Water Loading: The premise behind water loading is that we can flush water from the body (preferably from under the skin) over several days. The abruptly stop, and hopefully there will be a lag period before your body catches on and starts retaining water again. In theory, there are a few hours there where you will look extra “dry” and showcase your definition and separation better. Water loading can produce some positive changes but it can also go the other way, resulting in a flat/watery physique.

Let us look at some sensible approaches to water loading… If you are not lean enough, then you are not lean enough, water loading won’t make a difference. Successful water loading schemes that routinely work are quite mild. More extreme plans, where competitors try to consume between 8-20 litres of water a day leading into the contest, almost always result in flushing water-soluble vitamins and electrolytes out of the body. Instead of appearing harder the physiques are usually end up softer than before loading commenced. Individuals also often experience problems getting a pump as well. If you must water load, then try something mild like a 10-20% increase in water for 2 days before the contest.

Sodium Loading: With this one, I am going to advice against it, particularly for beginners. The same sort of principles applies as with water loading. When you start drastically altering sodium consumption, you are more likely to get a bloated watery appearance than the crisp full muscles you desire. I suppose the key word here is drastic. Milder versions of sodium or water loading have a greater chance of improving the appearance of your physique but your coach really has to have some experience with this before jeopardising your 12-20 weeks of contest preparation.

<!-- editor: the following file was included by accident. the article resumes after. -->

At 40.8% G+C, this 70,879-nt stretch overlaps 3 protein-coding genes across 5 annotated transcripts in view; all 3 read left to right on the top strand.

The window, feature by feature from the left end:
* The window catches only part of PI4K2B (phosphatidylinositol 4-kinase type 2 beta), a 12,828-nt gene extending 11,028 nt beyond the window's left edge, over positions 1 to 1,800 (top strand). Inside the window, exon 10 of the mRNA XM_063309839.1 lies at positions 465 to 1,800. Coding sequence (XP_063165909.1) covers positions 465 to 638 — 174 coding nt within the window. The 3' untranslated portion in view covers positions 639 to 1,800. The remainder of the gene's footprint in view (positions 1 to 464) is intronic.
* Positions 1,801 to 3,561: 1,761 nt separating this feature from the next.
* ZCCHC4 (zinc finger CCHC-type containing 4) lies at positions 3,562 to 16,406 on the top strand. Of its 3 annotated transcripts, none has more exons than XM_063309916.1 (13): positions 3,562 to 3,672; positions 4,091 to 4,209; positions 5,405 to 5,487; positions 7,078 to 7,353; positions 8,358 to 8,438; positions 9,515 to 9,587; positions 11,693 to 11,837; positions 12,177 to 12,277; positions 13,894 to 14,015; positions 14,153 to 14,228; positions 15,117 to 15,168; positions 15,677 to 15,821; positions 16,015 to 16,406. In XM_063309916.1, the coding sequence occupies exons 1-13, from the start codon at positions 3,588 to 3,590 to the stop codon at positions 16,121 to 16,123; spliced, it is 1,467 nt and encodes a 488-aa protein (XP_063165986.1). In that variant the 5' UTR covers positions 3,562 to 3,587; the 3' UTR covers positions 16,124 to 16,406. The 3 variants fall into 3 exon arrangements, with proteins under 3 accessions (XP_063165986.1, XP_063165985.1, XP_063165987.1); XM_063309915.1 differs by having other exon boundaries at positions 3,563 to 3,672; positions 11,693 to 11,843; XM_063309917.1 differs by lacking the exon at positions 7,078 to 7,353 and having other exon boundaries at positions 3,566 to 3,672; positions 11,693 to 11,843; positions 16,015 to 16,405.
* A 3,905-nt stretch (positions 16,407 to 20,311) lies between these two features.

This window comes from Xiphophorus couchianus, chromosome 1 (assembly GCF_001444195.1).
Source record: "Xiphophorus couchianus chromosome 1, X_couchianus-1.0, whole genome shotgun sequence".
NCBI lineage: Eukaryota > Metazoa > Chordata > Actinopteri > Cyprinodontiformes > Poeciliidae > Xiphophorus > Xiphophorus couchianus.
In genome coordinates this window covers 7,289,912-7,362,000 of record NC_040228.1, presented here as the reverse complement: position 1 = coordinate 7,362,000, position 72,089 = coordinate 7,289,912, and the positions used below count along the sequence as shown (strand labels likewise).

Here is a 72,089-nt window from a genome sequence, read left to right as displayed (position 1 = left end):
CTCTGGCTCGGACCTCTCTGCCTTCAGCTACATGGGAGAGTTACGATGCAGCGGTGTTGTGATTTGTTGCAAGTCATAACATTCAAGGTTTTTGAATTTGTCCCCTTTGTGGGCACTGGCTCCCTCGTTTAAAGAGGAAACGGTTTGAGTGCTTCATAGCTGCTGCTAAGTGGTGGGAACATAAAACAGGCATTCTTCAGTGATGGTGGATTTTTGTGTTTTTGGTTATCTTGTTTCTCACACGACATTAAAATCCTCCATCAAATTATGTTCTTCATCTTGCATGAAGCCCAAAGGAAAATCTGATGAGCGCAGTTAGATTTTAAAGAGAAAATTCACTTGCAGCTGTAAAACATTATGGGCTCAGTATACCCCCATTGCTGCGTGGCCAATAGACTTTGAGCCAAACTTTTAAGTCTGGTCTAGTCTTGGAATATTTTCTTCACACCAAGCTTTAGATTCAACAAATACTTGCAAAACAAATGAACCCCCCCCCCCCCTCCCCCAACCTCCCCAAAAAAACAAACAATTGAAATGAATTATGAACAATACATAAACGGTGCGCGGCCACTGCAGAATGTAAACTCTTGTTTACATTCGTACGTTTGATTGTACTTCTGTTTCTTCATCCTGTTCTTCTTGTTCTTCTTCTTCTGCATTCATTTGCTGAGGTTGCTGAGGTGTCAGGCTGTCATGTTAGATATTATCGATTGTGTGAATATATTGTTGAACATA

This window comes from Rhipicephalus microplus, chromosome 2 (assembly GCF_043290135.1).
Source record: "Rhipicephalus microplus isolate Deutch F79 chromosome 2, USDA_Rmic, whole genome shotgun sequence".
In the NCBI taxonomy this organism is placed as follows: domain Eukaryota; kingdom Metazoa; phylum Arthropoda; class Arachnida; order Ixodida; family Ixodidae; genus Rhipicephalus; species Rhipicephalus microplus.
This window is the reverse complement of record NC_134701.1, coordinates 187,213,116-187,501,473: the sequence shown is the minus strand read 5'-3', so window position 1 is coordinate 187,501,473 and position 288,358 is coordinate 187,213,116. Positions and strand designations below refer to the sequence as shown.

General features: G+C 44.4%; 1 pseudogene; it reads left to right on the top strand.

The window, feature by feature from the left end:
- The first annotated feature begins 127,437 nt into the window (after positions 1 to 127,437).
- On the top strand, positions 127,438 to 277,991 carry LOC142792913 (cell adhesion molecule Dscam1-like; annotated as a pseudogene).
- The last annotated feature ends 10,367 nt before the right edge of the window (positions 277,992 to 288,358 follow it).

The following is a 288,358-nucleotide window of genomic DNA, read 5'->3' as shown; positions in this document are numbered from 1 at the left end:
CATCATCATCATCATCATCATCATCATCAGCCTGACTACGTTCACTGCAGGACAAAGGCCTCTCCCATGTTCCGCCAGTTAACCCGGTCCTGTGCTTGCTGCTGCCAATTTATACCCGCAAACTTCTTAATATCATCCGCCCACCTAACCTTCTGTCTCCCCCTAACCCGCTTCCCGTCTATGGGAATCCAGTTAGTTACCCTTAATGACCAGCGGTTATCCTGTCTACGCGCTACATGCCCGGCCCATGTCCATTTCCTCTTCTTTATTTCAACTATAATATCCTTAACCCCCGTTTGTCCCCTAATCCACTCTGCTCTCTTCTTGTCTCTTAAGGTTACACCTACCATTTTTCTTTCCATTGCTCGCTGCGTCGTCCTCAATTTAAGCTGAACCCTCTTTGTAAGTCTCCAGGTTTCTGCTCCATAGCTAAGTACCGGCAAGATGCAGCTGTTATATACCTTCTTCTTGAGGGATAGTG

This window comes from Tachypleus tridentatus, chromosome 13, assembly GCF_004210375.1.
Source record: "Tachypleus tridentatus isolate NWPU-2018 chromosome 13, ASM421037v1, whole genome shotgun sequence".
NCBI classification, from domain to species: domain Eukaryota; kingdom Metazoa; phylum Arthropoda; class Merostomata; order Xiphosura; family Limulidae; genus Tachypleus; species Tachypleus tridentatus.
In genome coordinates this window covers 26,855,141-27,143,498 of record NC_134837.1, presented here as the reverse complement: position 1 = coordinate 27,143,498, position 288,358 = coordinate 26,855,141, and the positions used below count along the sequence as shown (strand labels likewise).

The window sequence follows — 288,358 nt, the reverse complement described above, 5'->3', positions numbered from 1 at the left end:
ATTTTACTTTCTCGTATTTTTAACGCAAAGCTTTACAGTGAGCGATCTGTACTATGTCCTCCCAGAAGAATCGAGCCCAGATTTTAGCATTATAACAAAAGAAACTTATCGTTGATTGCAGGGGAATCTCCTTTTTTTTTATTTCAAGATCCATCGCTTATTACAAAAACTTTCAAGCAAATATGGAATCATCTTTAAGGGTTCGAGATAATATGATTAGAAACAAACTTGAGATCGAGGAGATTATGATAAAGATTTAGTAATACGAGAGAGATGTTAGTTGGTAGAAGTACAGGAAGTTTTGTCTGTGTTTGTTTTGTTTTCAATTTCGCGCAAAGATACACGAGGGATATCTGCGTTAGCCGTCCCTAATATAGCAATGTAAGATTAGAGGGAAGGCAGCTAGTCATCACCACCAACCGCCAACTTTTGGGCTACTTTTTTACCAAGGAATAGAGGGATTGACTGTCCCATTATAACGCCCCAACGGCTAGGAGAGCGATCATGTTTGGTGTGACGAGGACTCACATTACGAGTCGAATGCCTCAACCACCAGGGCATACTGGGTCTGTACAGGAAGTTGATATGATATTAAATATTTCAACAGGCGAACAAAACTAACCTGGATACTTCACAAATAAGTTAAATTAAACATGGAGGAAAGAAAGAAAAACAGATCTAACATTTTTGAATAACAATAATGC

Personally, I keep sodium the same all the way through comp prep and the final week. Sodium can help with a pump and vascularity so I may add ¼ teaspoon of salt to my food, two hours before stepping on stage. Helps with the pump but there isn’t enough time to hold any water. This is simple and effective way to utilize sodium without having to worry about major water retention.

Final Thoughts: Peak Week has garnered a near magical reputation where amazing transformations are supposed to happen. The reality is that most of the work should already have been done and Peak Week is really just minor fine tuning.

Try to keep relaxed, you look at lot better than you think you do. Enjoy your final week and stand proud on stage knowing you have given your best 

Are you interested in competing in the future? Need an experienced coach to guide you through the process, click below